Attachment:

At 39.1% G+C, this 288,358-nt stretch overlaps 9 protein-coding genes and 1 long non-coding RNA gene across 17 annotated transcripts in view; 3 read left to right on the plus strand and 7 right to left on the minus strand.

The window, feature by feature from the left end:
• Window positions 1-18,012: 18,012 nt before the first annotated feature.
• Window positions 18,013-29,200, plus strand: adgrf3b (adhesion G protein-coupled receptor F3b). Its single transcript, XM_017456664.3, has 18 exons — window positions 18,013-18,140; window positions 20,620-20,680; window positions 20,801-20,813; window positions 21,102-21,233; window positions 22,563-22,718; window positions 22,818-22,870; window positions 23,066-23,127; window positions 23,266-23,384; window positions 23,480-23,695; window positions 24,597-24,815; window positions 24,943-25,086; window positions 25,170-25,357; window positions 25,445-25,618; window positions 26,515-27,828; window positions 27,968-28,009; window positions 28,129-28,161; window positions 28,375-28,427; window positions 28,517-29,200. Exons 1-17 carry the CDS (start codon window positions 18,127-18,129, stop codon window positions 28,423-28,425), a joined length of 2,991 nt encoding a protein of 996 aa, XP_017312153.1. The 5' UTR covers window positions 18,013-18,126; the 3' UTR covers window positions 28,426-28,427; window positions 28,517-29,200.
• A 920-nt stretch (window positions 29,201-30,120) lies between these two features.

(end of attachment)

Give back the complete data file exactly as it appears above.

At 39.1% G+C, this 288,358-nt stretch overlaps 9 protein-coding genes and 1 long non-coding RNA gene across 17 annotated transcripts in view; 3 read left to right on the plus strand and 7 right to left on the minus strand.

The window, feature by feature from the left end:
• Window positions 1-18,012: 18,012 nt before the first annotated feature.
• Window positions 18,013-29,200, plus strand: adgrf3b (adhesion G protein-coupled receptor F3b). Its single transcript, XM_017456664.3, has 18 exons — window positions 18,013-18,140; window positions 20,620-20,680; window positions 20,801-20,813; window positions 21,102-21,233; window positions 22,563-22,718; window positions 22,818-22,870; window positions 23,066-23,127; window positions 23,266-23,384; window positions 23,480-23,695; window positions 24,597-24,815; window positions 24,943-25,086; window positions 25,170-25,357; window positions 25,445-25,618; window positions 26,515-27,828; window positions 27,968-28,009; window positions 28,129-28,161; window positions 28,375-28,427; window positions 28,517-29,200. Exons 1-17 carry the CDS (start codon window positions 18,127-18,129, stop codon window positions 28,423-28,425), a joined length of 2,991 nt encoding a protein of 996 aa, XP_017312153.1. The 5' UTR covers window positions 18,013-18,126; the 3' UTR covers window positions 28,426-28,427; window positions 28,517-29,200.
• A 920-nt stretch (window positions 29,201-30,120) lies between these two features.